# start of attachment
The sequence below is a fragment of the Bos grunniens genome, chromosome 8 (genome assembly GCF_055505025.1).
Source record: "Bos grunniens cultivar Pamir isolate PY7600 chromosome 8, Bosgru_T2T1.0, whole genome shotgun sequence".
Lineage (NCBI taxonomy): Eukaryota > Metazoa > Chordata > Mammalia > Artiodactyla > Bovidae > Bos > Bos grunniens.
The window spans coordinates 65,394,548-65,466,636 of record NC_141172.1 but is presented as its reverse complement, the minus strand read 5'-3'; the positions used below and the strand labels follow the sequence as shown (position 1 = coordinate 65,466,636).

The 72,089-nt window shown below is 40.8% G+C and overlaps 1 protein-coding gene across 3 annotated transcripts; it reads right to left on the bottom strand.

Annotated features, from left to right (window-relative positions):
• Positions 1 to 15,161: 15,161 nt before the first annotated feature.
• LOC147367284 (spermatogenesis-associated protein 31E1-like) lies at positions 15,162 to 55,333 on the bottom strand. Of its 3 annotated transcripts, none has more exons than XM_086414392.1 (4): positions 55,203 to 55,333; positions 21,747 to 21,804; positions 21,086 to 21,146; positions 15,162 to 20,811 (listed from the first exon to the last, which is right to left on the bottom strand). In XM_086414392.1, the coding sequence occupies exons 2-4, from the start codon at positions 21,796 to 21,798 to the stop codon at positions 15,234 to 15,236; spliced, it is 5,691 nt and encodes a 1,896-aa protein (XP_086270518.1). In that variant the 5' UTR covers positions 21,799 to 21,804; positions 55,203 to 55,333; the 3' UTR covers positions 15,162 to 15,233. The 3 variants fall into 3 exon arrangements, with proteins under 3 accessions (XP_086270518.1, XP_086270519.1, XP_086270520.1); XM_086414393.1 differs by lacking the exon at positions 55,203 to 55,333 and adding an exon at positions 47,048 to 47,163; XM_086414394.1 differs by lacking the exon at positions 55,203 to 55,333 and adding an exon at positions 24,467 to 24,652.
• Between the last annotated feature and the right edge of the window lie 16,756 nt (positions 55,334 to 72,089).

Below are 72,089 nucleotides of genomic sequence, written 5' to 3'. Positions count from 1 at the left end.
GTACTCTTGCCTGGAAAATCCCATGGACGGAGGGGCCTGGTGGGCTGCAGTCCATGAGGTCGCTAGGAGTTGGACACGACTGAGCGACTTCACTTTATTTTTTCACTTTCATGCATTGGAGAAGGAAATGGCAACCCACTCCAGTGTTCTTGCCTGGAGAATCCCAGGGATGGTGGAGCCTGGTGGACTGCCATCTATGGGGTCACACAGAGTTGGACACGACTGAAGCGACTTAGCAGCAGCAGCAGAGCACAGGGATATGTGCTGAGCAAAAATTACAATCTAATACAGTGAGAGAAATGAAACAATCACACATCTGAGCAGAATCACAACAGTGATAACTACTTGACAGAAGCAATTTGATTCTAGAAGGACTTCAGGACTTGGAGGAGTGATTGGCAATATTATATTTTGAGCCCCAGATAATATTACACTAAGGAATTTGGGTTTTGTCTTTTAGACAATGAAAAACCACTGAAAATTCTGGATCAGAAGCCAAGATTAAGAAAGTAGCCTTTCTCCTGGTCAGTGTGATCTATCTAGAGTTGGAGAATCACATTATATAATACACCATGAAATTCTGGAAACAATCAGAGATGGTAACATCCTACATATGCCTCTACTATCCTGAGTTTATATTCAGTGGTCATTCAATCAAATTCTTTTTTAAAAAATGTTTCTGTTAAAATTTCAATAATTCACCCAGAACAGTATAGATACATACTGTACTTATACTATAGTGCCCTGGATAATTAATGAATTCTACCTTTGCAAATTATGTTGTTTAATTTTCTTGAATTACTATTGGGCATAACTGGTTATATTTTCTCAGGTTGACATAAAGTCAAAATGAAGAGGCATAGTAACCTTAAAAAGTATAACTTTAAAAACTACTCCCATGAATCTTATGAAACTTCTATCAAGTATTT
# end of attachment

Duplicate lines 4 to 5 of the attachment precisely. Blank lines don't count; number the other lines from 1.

The window spans coordinates 65,394,548-65,466,636 of record NC_141172.1 but is presented as its reverse complement, the minus strand read 5'-3'; the positions used below and the strand labels follow the sequence as shown (position 1 = coordinate 65,466,636).

The 72,089-nt window shown below is 40.8% G+C and overlaps 1 protein-coding gene across 3 annotated transcripts; it reads right to left on the bottom strand.